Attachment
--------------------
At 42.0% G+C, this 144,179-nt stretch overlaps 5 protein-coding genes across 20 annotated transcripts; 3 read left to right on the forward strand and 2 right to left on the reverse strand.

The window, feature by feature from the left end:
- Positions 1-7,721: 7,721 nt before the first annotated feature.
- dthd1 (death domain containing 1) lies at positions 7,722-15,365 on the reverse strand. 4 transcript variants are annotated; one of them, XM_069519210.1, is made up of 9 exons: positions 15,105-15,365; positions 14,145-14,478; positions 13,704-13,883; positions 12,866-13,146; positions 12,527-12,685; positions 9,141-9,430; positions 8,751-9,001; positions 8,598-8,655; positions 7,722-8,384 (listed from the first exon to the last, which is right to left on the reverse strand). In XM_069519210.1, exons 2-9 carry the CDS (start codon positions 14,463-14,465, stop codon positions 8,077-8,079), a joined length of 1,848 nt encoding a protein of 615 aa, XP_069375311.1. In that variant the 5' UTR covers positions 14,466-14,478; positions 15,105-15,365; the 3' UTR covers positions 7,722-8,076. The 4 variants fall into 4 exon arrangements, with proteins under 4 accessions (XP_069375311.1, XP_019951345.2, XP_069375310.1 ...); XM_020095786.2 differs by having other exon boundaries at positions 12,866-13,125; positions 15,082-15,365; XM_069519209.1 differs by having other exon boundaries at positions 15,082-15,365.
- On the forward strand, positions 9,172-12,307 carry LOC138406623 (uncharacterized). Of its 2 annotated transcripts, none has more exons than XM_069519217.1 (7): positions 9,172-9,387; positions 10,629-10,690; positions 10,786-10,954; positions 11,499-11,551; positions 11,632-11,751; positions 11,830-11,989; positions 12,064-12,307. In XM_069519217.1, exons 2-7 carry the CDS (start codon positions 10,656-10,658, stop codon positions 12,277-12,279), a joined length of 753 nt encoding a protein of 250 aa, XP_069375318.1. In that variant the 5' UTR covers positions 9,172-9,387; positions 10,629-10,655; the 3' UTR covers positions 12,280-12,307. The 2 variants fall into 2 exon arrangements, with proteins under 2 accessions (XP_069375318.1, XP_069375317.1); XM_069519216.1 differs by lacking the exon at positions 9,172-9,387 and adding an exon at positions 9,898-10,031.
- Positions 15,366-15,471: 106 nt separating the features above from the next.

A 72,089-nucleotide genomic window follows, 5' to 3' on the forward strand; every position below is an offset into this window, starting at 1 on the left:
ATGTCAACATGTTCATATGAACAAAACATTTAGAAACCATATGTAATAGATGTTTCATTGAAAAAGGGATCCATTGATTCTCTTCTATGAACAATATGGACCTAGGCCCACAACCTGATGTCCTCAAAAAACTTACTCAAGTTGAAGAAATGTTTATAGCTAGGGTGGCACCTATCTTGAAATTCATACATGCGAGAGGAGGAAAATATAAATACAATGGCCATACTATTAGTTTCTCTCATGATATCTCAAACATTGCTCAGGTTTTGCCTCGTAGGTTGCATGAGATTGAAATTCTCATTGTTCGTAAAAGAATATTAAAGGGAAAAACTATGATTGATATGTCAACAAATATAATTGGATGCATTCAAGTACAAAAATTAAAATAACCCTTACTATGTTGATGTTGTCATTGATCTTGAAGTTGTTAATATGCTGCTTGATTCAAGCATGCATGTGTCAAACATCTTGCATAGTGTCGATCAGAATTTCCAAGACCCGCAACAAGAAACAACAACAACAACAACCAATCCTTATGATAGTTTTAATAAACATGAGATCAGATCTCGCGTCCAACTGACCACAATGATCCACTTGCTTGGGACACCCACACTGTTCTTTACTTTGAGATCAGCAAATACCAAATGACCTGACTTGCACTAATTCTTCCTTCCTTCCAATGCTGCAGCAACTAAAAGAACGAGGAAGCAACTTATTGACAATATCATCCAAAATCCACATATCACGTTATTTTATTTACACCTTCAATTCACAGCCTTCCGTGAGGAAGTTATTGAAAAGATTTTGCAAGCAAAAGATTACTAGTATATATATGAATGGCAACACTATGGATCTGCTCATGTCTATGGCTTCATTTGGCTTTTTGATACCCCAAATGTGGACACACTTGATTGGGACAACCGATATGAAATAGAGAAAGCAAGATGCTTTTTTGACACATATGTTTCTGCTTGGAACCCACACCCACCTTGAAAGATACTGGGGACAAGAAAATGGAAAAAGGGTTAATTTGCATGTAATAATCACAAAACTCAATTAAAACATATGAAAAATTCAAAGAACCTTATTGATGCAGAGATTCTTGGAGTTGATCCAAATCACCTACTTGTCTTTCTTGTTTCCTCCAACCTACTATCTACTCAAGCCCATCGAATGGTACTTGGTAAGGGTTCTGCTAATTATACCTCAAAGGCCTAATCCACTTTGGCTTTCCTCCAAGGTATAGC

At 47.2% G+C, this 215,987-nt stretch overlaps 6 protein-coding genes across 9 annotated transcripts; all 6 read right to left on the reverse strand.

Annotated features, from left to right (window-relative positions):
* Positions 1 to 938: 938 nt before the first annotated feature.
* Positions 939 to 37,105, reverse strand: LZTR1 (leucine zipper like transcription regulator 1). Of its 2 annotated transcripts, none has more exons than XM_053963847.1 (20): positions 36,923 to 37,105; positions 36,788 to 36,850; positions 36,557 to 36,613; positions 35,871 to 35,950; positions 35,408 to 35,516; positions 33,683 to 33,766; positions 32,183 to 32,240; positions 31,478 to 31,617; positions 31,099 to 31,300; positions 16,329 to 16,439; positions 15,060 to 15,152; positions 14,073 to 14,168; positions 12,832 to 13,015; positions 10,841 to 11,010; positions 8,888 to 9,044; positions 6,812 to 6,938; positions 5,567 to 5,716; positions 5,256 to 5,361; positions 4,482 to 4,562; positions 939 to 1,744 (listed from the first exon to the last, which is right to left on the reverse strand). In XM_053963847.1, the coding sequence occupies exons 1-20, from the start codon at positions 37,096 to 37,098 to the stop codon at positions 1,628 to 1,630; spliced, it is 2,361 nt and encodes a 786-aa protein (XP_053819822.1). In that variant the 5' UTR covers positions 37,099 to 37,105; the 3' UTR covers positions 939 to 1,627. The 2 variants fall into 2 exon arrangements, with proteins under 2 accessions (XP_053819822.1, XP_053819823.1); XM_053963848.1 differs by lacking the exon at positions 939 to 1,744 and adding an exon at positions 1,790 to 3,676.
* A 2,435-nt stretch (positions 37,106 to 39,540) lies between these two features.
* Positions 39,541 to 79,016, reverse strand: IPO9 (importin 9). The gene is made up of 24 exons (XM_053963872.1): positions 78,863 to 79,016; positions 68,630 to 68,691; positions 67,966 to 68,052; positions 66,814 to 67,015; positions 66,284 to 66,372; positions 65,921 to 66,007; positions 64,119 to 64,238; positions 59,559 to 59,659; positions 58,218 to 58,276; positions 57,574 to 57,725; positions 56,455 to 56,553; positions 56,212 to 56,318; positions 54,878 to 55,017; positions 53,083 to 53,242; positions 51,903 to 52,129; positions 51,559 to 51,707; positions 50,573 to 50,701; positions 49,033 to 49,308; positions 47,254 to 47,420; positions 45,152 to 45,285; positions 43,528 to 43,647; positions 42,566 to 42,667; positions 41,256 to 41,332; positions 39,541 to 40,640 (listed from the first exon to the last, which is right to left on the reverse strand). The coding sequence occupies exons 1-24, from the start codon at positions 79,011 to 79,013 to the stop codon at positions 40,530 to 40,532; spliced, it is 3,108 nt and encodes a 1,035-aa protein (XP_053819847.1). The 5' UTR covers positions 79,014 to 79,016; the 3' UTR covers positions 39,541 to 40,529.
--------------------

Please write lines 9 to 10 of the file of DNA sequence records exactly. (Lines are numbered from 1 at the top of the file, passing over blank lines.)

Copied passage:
At 47.2% G+C, this 215,987-nt stretch overlaps 6 protein-coding genes across 9 annotated transcripts; all 6 read right to left on the reverse strand.

Annotated features, from left to right (window-relative positions):